Westover manages to attend college, even though she never spent a day in high school, and the world opens up to her. She and her siblings all took one of two radically different paths: stay home and follow in their parents' footsteps, or get away and get an education. I am so grateful that Ms. Westover chose the latter, and shared her story about embracing uncertainty.
Whew...Very difficult reading about her life. It's hard to understand unless you have walked a mile in her shoes. But I would think each time she had to confront her family, things would have been different. Daughter in a large family of strict religious Mormons growing up in Utah. Barely home schooled at all by her mother, and determined to break away and get herself "educated". This is based on her memoirs, and her whole life and that of her siblings was one heartbreak after another. Tyrannical, religious father, submissive mother, and obviously mental illness running in her family. Mostly the brainwashing that went on was difficult to understand. I need an easy breezy beach read now!
In a memoir reminiscent of Jeanette Walls' "The Glass Castle", Westover tells of growing up in a profoundly dysfunctional family where probable mental illness is left undiagnosed and untreated, where physical isolation from mainstream society leaves her and her siblings uneducated and unprotected from extremist rhetoric and paranoid fantasy.
That Westover is able to pull herself out of this environment and win academic honors is only half the story. The other half covers her less successful struggle to separate herself emotionally from a family that tolerated, ignored, and occasionally imposed the physical and mental abuse that defined her childhood and adolescence.
It's such a bizarre story that I had a hard time putting the book down. I didn't know that there were people who lived like the author's family. I admire Tara for getting an education and out of her abusive home.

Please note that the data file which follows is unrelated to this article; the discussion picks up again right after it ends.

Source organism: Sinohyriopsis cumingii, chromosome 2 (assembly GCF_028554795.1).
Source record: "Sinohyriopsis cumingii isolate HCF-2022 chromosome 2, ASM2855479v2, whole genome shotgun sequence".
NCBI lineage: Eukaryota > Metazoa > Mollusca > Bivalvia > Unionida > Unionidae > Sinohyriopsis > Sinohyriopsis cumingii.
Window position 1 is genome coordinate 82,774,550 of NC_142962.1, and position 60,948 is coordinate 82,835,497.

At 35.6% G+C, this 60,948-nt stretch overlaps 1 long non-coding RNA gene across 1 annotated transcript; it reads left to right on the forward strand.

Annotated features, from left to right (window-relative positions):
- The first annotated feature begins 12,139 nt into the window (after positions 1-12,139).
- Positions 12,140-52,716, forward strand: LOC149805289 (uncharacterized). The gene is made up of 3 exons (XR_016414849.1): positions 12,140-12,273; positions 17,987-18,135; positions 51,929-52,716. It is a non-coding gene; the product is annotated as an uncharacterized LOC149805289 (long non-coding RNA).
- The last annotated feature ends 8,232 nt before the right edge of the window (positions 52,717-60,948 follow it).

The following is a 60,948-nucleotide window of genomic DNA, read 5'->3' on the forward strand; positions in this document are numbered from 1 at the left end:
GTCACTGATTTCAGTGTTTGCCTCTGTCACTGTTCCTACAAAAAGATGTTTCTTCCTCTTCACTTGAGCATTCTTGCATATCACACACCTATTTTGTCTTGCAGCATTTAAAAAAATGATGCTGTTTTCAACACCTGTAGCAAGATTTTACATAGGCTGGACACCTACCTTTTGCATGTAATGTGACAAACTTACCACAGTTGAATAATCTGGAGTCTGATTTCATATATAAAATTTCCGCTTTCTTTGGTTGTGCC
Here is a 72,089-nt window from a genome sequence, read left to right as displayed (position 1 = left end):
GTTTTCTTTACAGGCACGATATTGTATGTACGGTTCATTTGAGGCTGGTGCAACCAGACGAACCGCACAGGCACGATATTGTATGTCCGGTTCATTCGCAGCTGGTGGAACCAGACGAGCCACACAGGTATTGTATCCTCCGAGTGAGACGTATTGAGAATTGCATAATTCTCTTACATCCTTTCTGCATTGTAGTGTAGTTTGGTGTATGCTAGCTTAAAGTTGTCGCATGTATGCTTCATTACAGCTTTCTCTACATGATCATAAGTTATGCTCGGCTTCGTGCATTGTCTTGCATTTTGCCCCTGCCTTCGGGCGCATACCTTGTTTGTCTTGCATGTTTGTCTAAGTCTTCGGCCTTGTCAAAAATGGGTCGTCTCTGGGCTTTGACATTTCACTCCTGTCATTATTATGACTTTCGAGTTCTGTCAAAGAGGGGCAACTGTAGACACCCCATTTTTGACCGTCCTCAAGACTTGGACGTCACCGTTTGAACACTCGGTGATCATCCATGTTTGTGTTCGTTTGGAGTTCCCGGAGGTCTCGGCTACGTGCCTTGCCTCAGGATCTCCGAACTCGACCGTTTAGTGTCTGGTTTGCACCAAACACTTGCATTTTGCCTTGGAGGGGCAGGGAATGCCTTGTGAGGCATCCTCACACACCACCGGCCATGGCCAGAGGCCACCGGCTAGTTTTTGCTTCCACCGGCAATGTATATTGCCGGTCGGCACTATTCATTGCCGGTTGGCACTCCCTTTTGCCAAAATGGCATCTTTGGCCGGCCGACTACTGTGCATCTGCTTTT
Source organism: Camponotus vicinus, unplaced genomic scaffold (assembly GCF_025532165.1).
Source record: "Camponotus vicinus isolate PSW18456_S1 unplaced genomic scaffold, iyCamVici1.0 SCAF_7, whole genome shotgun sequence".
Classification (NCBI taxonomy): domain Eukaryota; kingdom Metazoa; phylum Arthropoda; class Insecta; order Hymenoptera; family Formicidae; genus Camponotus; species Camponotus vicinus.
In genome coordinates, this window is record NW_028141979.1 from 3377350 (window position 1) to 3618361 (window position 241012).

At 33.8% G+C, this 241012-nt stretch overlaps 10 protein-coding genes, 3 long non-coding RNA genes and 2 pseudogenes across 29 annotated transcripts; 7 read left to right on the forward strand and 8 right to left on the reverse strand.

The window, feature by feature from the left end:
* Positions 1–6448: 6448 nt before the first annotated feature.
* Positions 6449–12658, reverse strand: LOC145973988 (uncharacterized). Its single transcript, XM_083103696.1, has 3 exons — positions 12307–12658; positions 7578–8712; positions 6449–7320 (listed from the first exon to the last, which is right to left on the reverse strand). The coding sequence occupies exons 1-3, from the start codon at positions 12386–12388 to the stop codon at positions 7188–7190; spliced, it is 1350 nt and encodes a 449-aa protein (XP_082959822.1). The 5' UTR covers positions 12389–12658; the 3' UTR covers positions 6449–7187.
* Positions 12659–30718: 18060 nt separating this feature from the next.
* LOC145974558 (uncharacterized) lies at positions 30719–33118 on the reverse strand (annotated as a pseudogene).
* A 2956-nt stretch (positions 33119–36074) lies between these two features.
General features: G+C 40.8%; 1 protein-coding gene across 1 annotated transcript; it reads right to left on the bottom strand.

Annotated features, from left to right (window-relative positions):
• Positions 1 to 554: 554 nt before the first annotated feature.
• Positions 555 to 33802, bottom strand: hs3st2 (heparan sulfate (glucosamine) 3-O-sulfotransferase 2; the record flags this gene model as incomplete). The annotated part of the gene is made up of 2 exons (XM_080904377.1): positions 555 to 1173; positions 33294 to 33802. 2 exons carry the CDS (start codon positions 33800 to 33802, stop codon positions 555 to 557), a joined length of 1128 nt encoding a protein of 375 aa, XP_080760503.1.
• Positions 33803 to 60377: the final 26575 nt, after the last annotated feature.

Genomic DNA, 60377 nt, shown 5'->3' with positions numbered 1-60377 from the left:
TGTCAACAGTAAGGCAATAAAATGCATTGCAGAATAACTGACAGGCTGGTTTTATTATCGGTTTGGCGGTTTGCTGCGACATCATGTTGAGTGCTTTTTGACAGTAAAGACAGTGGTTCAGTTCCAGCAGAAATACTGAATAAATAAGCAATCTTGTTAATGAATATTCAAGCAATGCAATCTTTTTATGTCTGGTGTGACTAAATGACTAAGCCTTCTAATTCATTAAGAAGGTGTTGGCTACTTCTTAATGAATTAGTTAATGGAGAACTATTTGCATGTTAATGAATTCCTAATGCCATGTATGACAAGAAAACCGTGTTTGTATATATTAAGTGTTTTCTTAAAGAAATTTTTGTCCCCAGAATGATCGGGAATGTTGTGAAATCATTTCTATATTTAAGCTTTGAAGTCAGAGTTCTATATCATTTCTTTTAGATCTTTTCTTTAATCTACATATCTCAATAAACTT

This was to me, a terrifying look at religious fanatics, doomsayers, what ever you want to call them. The author tells a pretty scary story of growing up in a family 'off the grid' more or less. No birth certificates, no real schooling, no phones or tvs (until later). The part I had a hard time accepting is that she kept going back. To a crazy father and abusive brother.
A gripping story of a young girl growing up unschooled in rural Idaho and then breaking away from her family to join the modern world, and the higher reaches of academia no less.
I was most interested in the story line about breaking away from her family's resistance to education, much less enchanted by her account of the emotional and physical abuse in her family. And I did not appreciate the ending at all.
Currently reading "Educated". It's a page turner.
Kudos to Tara for being able to share such intimate and painful memories and experiences about her family. Double kudos for having the strength to rise above it.
This book reminded me in many ways of The Glass Castle. A young girl being brought up in a very dysfunctional family and her uncanny ability to survive and rise above it all. Tara's story relates how an uneducated Morman girl from Idaho is able to get into college and excel in academia despite every effort on the part of her family to prevent her from leaving and succeeding. Tara holds strong beliefs because of her religious upbringing and has a hard time breaking ties to her family and their dysfunction. Her growth is amazing and keeps you completely invested in this true story.
I read this with my book club. I found it improbable and prejudicial.
It is also poorly thought out. The only problem that she sees in her family life is the conservatism. There was also personalities and hangups--including serious brain damage. She claims their family issues had nothing to do with Mormonism, but they lived like all of Zion lived until the US overtook Utah.
She claims she overcame the binary thought patterns of her family, but it seems like she just exchanged them for the equally binary thought patterns of her professors.